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PIA Press Release

Federation chief says GenSan fish industry has alternative to purse seine fishing

by Danilo E. Doguiles

Koronadal City (3 February) -- An official of a local federation of fishing companies in SOCCSKSARGEN said yesterday that fishing companies here may have to resort to traditional and considerably less effective hook and line fishing method, locally called "payaw" to withstand the repercussions of the two-year fishing ban being implemented in some parts of the international waters of the Pacific.

Bayani Fredeluces, executive director of the SOCSKSARGEN Federation of Fishing Associations and Allied Industries based in General Santos City, said that the fishing prohibitions affecting the fishing industry in the country has affected mostly purse seiners.

"Those involved in hook and line fishing are not included in the present two-year ban. The ban for the use of 'payaw' ended in August and September last year," Fredeluces explained.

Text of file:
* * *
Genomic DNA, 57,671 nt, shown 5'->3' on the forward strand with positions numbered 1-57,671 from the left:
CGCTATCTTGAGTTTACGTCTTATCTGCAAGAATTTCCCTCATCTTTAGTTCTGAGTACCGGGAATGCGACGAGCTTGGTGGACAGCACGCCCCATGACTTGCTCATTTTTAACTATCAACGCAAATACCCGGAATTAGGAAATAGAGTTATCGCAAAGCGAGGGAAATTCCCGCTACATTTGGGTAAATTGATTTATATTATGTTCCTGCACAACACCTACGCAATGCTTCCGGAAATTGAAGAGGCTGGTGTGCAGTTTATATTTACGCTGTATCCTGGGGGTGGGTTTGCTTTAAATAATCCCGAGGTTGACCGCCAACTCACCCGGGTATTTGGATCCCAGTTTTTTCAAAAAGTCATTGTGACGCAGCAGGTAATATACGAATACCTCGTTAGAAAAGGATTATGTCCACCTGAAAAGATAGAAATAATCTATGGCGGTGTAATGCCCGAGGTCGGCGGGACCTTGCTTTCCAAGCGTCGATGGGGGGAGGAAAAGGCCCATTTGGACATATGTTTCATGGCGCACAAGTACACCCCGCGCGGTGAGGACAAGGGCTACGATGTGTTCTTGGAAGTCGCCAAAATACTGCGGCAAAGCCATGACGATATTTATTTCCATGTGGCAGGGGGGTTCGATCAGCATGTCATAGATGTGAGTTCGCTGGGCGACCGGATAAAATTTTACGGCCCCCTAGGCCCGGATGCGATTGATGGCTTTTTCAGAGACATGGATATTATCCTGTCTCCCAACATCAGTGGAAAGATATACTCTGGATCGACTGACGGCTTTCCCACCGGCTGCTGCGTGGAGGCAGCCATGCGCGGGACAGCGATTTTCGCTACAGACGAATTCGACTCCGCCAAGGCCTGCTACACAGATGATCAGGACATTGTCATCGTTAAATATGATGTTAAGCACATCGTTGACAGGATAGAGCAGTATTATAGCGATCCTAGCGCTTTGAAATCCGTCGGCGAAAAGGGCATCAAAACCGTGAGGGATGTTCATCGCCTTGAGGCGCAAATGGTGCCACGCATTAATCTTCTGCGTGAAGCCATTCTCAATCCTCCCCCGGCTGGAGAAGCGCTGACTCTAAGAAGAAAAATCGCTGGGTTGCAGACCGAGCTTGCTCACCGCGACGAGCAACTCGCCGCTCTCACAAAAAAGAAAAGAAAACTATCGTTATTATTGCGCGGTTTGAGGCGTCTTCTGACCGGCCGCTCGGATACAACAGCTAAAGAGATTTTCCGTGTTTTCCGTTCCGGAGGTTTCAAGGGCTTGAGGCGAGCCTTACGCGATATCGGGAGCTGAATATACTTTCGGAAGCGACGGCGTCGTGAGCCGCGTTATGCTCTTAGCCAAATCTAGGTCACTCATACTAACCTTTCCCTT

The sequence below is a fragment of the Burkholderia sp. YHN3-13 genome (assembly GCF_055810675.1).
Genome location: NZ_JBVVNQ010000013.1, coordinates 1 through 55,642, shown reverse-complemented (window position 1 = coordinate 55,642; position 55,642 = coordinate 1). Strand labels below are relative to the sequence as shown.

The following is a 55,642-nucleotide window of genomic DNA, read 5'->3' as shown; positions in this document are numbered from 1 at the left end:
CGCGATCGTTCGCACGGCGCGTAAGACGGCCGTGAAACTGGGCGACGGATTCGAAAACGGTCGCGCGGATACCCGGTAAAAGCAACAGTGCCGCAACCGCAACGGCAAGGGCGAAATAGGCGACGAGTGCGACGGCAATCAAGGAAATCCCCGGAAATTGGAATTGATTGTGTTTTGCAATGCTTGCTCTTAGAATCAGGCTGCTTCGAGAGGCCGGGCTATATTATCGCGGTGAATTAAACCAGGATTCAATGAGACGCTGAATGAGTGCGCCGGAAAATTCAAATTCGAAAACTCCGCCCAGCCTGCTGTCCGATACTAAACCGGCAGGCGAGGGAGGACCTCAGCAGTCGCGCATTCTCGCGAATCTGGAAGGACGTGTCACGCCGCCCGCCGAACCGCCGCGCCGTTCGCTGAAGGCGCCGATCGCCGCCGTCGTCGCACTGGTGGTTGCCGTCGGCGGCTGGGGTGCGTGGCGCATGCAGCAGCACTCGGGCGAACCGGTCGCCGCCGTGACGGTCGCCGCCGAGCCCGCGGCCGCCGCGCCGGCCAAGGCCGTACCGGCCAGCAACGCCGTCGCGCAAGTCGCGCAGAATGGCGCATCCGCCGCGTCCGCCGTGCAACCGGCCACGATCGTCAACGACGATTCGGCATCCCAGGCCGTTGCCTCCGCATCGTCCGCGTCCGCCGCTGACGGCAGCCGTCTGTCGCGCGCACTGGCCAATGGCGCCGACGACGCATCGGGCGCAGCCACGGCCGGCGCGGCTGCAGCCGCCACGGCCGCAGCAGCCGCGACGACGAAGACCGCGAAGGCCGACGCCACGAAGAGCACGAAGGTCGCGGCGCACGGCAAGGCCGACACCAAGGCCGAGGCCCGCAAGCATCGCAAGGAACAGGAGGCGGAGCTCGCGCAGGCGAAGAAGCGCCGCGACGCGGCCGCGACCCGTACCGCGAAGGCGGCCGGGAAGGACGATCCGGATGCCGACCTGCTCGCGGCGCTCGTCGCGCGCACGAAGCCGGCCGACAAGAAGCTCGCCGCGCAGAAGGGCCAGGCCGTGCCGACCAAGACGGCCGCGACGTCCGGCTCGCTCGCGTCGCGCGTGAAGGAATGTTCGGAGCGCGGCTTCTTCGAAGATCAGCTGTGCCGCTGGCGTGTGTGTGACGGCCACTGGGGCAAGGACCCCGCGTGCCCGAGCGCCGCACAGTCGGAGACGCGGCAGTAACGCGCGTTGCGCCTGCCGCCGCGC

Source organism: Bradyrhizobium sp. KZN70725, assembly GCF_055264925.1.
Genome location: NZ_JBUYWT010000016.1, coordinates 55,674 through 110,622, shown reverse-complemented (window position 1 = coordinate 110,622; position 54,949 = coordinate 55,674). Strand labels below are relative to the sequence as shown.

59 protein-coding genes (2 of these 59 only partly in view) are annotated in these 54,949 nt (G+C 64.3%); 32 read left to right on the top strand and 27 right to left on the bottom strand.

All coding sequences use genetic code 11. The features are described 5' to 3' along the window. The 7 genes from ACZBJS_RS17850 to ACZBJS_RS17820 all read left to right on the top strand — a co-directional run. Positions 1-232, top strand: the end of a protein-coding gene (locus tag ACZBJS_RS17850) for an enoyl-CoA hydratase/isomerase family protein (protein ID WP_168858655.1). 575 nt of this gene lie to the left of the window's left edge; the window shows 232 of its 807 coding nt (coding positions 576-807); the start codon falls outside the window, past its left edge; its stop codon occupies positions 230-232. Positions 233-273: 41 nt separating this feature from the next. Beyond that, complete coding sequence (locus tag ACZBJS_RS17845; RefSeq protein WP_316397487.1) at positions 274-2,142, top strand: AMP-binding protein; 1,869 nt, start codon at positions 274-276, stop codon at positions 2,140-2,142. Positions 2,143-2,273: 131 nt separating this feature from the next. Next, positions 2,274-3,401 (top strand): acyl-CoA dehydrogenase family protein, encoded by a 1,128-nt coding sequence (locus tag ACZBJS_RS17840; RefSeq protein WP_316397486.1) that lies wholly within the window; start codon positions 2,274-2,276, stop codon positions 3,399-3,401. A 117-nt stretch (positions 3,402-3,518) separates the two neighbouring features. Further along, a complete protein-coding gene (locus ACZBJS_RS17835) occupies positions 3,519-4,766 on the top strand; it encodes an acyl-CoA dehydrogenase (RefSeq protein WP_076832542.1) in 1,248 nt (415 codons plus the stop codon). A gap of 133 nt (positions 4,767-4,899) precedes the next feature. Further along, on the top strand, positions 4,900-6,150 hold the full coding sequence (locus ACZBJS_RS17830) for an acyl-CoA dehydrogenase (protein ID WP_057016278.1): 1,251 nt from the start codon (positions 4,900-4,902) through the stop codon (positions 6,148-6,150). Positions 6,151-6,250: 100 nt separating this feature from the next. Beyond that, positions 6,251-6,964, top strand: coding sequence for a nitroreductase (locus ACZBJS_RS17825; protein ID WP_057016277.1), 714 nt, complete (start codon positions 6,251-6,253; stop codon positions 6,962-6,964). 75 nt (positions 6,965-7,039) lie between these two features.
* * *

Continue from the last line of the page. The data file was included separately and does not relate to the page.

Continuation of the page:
Hook and line fishing is tagged a traditional method and therefore yields much lesser than purse seine fishing that uses nets.

Tuna processors and exporters NH Agro Industrial Corporation, Drewzel Shipyard and Services Inc., and Phillip?s Seafood Mindanao Corporation, all purse seiners, have temporarily suspended operations in January because of drastic reduction of tuna stocks.

A number of commercial fishers have also reduced the number of fishing boats in operation to as much as 30%.

The Western and Central Pacific Fisheries Commission (WCPFC) implemented the two-year fishing ban in the high seas of the Pacific effective January 1 to mitigate the overfishing of bigeye and yellowfin tuna and to ensure that stocks of these highly migratory fishes are maintained at levels capable of producing their maximum production yield.

The measure includes closure of two pockets the high seas of the Pacific to purse-seiners. Covered in the ban are the high seas bounded by Micronesia, Indonesia, Palau, and Papua New Guinea and the high seas surrounded by Micronesia, Fiji, Kiribati, Marshall Islands, Nauru, Papua New Guinea, Solomon Islands and Tuvalu. (PIA 12) [top]

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